— Published 23 August 2021

“Thomas Bach’s speech is a political ideology”

Podium Raven Saunders

A page has been turned. For the first time, athletes were allowed to express an opinion at the Tokyo Games, whether political, social, racial or religious, on the Olympic stage. The IOC gave them the green light, after relaxing Rule 50.2 of the Olympic Charter.

This new situation remains very restricted. The expression of an opinion cannot take place during the medal ceremony. The podium and the anthems are excluded. But a door has been opened. At the Tokyo Games, the players of several women’s football teams took a knee before their match. American shot putter Raven Saunders crossed both arms over her head after receiving the silver medal (pictured above). Two Chinese track cyclists wore a Mao pin on their tracksuits.

Is this an anecdotal advance or the beginning of a real revolution? Three French researchers looked into the matter: Carine Duteil, lecturer in linguistics and ICS, vice-president in charge of the University of Limoges’ communication strategy; Julien Longhi, university professor in linguistics at the University of Paris Cergy; and Arnaud Richard, lecturer in linguistics at the University of Montpellier III, Paul Valéry, and president of the French National Olympic Academy (FNOA). The first of the trio answered FrancsJeux’ questions.

FrancsJeux: The Tokyo Games were marked by several expressions of opinion by athletes, on the field or the podium. Is this a turning point in the history of Olympism?

Carine Duteil: These expressions of opinion at the Tokyo Games, both on the field and on the podium, were very significant. By kneeling down, by expressing an opinion on the podium, but also by denouncing the political regime of their country, as the Belarusian sprinter (Krystsina Tsimanouskaya) did, the athletes sent strong messages. This step forward is significant because it is very symbolic of the role that athletes want to play, especially in the fight against racism and for inclusion. It reminds us of John Carlos and Tommie Smith’s black-gloved fists on the podium at the 1968 Mexico City Games, or Ethiopia’s Feyisa Lilesa, a silver medallist in the marathon at the Rio 2016 Games, crossing the finish line with his wrists crossed over his head in protest of the Ethiopian government’s policy against the Oromo ethnic group. Tommie Smith and John Carlos were excluded from the athletes’ village, but their image belongs to the great moments of history in the IOC Olympic Museum in Lausanne.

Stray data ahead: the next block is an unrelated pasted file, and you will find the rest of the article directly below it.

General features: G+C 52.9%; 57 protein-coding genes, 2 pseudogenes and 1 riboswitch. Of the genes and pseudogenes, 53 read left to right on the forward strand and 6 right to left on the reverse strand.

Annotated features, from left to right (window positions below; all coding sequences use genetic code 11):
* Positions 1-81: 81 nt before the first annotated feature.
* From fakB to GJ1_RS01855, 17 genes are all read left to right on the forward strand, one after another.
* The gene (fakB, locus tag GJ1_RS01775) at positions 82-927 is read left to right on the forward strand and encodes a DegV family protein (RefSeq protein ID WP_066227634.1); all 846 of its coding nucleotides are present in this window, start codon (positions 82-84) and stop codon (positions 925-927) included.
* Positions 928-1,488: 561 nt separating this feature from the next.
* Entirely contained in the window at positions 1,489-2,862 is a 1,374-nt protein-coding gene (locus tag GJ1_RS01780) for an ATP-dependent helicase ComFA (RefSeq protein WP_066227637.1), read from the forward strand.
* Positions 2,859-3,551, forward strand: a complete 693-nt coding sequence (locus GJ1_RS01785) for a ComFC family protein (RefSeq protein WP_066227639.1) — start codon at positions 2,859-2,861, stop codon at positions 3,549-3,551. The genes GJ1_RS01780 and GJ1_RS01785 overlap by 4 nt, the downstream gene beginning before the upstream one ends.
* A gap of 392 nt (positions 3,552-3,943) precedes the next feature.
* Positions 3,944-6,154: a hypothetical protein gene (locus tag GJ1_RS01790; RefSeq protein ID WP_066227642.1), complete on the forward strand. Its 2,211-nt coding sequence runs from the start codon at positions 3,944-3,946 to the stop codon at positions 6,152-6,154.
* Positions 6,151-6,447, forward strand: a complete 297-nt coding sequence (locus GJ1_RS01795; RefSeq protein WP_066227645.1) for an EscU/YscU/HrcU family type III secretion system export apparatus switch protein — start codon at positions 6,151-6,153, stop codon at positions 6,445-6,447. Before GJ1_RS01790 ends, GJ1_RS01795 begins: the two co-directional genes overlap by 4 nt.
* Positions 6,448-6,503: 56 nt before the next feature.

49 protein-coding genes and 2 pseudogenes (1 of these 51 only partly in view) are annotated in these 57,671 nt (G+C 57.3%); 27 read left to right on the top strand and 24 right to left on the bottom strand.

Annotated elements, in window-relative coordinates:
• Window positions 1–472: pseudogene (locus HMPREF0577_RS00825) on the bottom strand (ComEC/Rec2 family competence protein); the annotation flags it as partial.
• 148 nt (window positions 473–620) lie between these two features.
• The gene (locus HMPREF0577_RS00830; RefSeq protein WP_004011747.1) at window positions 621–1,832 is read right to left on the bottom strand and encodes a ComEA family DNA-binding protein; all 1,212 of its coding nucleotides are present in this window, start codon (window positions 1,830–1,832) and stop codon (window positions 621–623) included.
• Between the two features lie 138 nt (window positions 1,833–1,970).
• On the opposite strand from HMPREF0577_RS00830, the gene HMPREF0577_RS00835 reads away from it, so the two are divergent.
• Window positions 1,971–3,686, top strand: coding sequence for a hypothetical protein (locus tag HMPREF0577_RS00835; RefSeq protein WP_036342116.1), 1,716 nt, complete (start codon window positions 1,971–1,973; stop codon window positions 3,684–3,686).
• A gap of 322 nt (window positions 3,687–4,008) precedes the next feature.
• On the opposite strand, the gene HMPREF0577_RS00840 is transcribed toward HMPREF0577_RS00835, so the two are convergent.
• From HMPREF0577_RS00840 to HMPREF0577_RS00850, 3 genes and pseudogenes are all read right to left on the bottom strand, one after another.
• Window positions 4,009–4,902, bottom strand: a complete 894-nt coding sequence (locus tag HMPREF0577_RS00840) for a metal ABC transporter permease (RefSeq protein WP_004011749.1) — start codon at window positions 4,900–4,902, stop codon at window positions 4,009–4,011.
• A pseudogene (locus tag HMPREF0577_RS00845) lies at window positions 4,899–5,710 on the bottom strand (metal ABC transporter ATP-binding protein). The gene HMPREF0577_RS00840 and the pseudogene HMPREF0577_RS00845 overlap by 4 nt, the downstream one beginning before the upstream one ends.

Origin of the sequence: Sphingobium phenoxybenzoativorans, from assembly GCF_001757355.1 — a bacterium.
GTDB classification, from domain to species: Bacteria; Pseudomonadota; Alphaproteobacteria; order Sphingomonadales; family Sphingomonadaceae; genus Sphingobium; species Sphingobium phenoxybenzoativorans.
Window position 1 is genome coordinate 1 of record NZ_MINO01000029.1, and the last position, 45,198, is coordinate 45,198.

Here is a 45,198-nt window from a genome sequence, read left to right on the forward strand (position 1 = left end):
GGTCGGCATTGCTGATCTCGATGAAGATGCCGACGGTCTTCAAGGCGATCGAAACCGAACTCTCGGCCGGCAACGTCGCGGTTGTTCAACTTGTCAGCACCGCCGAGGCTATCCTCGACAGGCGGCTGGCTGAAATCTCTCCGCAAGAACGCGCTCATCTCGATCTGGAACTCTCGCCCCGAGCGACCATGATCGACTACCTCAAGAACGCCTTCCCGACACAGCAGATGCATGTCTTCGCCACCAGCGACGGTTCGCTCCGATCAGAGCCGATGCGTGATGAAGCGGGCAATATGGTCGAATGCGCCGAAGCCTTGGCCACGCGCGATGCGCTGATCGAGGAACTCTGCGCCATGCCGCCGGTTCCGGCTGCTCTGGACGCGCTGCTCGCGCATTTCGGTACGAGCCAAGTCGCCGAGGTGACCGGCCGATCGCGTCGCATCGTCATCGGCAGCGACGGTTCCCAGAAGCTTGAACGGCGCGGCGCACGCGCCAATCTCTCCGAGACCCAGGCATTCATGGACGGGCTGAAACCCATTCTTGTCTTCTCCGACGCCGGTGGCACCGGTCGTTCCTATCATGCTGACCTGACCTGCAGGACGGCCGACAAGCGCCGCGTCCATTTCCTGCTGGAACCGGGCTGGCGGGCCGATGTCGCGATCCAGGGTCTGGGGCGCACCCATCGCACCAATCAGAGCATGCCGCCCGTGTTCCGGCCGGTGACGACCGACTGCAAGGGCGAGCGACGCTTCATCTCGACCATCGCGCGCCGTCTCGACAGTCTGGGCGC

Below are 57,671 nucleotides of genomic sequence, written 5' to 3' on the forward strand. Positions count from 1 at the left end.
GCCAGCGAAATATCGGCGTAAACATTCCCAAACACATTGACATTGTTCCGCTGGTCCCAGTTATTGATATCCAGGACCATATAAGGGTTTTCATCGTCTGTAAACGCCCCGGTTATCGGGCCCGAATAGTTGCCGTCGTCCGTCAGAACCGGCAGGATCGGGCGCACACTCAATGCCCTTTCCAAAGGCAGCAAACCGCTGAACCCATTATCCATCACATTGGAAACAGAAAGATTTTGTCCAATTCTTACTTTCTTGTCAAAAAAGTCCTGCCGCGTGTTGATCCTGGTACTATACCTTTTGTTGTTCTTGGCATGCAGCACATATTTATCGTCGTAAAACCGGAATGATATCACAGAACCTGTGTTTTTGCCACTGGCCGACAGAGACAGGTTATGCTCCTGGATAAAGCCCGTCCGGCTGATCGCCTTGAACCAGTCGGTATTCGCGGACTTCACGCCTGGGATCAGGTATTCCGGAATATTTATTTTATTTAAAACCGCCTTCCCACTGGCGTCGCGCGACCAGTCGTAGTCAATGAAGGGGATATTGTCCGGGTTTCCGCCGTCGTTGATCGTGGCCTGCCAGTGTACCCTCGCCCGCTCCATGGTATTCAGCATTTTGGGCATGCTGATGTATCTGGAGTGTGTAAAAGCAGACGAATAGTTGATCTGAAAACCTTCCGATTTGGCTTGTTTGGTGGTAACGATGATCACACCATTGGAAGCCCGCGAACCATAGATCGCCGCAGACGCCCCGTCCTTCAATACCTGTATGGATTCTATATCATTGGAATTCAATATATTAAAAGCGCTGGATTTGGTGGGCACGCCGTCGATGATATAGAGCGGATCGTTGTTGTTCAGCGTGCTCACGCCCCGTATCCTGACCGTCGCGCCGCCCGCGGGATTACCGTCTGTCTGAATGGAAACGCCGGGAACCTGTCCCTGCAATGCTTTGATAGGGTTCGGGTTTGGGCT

Isn’t that contradictory?

Yes, it is. But the IOC is very contradictory on this issue. By seizing many issues that are linked to people and the planet, by being increasingly concerned about sustainability and solidarity, by creating a team of political refugees, it is giving a political dimension to the Games and to the Olympic movement. Thomas Bach’s speech at the opening ceremony of the Tokyo Games was a political ideology. Today, the Games are no longer politically neutral. In such a context, one might ask why Rule 50.2 does not disappear.

Which opinion expressed at the Tokyo Games do you find most interesting?

The action that surprised me the most was the Chinese cyclists wearing Mao pins. It led the IOC to question the Chinese Olympic Committee.

The IOC did not sanction any of these violations of Rule 50.2. Why?

Before the Games, the IOC had announced sanctions if the rule was breached, but one might think that it was primarily seeking to be dissuasive. It wanted to try to avoid the excesses of uncontrollable speeches. But it would be inappropriate for the IOC to sanction these athletes while posing as a defender of human rights.

Did the relaxation of Rule 50.2, decided by the IOC after consulting the athletes, really change the situation?

I think so. We are no longer in Pierre de Coubertin’s days, when athletes had to express themselves through sporting gestures. Today, they are increasingly becoming major players in the world. In addition to being athletes, they are also citizens. Their statements are sober and dignified, but they have a considerable impact. The Tokyo Games showed that their messages can be relayed and heard everywhere.

Will the next Games be held in Beijing? What can we expect from Rule 50 in a country like China?

The movement is underway, and Rule 50.2 cannot stop it. In the particular context of the Beijing 2022 Winter Games, with a large number of organisations and even governments calling for a boycott, we can expect some athletes to take a strong stand. Many are now ready to become spokespersons.